Tuesday, February 10, 2009

Dusk on the Philippines

Another two days left in my vacation here in the Philippines leaves me with feelings of both satisfaction and sadness. The country is much larger than could possibly be seen in just one month, so I certainly feel dissatisfied that I didn't have a chance to explore the islands of Palawan, Luzon, Mindoro, Bohol, or the Eastern Visayas. Mindanao and Sulu I'm happy to have left alone, considering the recent kidnapping of Red Cross workers, and my fellow teacher's stories of having seen the dead bodies of soldiers and rebels in the streets of a city he visited there.

I'm also quite sad to have missed a multitude of chances for snorkeling and scuba... but my attempt at snorkeling in Mocambique some years ago proved beyond doubt that I'll need either contacts or eye surgery before I can make a real and satisfying go at that. The "Blue Hole" dive, wherein one descends into the open maw of an underwater volcano, as well as the numerous WWII wrecks, and an unmatched diversity of corals makes this one of the great regrets I'll leave behind me here.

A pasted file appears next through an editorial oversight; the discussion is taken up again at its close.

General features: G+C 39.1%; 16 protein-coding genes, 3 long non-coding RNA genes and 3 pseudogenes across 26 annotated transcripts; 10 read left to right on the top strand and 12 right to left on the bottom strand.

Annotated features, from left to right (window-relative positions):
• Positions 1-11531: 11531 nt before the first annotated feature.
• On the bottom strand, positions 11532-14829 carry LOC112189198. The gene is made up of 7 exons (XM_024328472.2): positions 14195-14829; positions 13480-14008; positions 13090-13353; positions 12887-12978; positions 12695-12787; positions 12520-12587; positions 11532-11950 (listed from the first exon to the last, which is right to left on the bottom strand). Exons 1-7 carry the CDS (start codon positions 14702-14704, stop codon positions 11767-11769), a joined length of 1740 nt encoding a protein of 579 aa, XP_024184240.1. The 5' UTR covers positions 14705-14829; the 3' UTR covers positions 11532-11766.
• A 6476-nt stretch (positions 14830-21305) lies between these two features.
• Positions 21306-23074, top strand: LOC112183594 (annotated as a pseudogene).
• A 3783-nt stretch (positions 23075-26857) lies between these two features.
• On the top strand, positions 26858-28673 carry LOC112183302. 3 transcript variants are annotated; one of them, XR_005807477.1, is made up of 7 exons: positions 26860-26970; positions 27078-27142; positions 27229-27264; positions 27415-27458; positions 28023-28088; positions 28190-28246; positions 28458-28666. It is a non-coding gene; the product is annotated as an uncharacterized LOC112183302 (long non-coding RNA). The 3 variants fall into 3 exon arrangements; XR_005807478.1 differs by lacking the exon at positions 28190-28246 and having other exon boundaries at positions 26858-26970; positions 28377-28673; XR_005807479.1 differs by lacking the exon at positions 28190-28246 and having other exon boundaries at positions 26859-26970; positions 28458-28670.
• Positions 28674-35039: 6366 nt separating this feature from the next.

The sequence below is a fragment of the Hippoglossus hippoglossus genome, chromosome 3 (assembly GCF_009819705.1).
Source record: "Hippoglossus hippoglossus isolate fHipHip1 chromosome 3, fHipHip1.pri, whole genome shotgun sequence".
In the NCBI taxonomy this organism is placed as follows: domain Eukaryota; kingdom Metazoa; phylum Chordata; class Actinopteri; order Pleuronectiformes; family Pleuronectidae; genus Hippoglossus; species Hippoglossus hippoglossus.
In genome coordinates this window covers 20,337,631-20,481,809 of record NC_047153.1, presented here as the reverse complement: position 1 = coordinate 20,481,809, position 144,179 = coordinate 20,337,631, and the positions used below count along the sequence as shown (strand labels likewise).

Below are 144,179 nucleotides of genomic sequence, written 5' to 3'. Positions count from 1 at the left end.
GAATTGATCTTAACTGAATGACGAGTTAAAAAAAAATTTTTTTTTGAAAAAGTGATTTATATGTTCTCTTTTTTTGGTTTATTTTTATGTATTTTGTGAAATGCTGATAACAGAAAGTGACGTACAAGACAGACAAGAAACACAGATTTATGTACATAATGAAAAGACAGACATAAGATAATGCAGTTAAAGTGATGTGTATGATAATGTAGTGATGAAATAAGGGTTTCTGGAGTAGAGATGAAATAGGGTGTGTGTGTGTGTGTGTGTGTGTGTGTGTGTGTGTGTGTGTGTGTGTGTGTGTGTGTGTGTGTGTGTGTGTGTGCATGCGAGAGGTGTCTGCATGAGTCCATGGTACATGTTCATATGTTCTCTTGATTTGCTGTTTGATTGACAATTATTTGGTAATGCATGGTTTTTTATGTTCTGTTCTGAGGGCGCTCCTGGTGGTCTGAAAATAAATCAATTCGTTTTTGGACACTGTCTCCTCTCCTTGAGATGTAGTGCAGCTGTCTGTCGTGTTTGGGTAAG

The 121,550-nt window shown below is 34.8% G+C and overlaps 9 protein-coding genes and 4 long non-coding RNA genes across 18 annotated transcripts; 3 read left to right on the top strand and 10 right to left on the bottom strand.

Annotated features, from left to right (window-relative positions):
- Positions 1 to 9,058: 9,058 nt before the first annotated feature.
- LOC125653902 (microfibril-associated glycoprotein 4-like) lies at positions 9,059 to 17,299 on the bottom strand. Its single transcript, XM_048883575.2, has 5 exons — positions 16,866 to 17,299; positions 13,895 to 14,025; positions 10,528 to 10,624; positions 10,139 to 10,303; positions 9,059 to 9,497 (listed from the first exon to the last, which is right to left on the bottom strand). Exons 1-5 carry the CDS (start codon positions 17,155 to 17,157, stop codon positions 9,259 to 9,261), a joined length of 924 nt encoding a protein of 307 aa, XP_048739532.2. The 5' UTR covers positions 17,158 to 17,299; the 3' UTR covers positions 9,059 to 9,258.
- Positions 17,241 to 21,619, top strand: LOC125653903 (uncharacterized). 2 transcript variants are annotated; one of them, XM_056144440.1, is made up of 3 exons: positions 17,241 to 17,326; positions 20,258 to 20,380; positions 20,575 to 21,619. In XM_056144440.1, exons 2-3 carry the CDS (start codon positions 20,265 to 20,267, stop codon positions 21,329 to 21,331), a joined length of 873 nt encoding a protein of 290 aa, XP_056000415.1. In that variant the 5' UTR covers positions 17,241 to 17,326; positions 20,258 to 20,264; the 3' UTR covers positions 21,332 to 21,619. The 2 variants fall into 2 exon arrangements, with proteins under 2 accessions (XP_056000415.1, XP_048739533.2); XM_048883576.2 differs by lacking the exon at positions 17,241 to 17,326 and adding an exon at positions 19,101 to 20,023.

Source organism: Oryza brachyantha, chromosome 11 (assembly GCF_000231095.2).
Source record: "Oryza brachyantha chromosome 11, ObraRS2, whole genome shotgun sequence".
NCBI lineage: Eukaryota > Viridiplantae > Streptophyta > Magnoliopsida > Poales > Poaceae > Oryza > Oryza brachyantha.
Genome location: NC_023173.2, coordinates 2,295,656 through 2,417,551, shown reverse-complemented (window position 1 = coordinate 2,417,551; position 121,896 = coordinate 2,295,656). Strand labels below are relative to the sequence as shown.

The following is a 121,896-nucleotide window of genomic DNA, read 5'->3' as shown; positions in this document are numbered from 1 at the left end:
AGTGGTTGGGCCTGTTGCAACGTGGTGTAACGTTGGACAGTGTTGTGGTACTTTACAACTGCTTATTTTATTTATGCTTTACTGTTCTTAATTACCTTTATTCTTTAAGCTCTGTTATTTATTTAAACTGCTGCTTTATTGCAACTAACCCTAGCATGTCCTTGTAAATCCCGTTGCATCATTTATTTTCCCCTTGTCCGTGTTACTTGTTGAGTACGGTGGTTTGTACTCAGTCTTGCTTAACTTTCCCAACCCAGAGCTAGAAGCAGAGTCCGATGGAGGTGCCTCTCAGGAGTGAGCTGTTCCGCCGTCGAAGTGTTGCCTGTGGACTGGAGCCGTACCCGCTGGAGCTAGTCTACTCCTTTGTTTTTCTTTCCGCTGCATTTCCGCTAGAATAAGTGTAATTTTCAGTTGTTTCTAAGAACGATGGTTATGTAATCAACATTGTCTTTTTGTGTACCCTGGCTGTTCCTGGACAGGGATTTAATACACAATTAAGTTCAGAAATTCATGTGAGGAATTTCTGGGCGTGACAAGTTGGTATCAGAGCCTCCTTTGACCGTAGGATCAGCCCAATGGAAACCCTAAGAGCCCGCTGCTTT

I will miss the calamansi (a kind of lime) drink, as well as the delicious local cuisine that I've had a chance to try at numerous family-run 'toro-toro' (point-point) establishments. And in the grim Chinese winter, with the soot of a thousand factories clogging my throat each morning and the small racist indignities that go along with life there, I shall most particularly miss the fresh, clean sea breezes and the correspondingly light-hearted and breezy Filipino ethos. The tension of haggling and forcing one's way past hawkers is severely depleted when they all seem to be smiling and drunk on the eternal sun of the tropics.

Today I've been racking up a few expenses in the resort locale (I'm staying in quite humble and cheap accomodations, however) of Tagaytay, just an hour or so south of Metro Manila's incalculable chaos. The city is one long strip mall that runs along a crater ridge... the outermost crater of a vast, flooded volcano, actually. The restaurants here are stilted out over the edge of the crater's jungle-clad wall so as best to view Lake Taal (the flooded volcano) with its islands, including an island volcano that has another small lake nestled within its crater. Lake within volcano, within lake, within crater... a beautiful location, too well touristed for my tastes, but a suitable place to enjoy grilled lapu-lapu (grouper) and a cold calamansi juice as I simultaneously bemoan and rejoice my return to China.

Dusk is coming, but there is a full, silvery moon coming with it.

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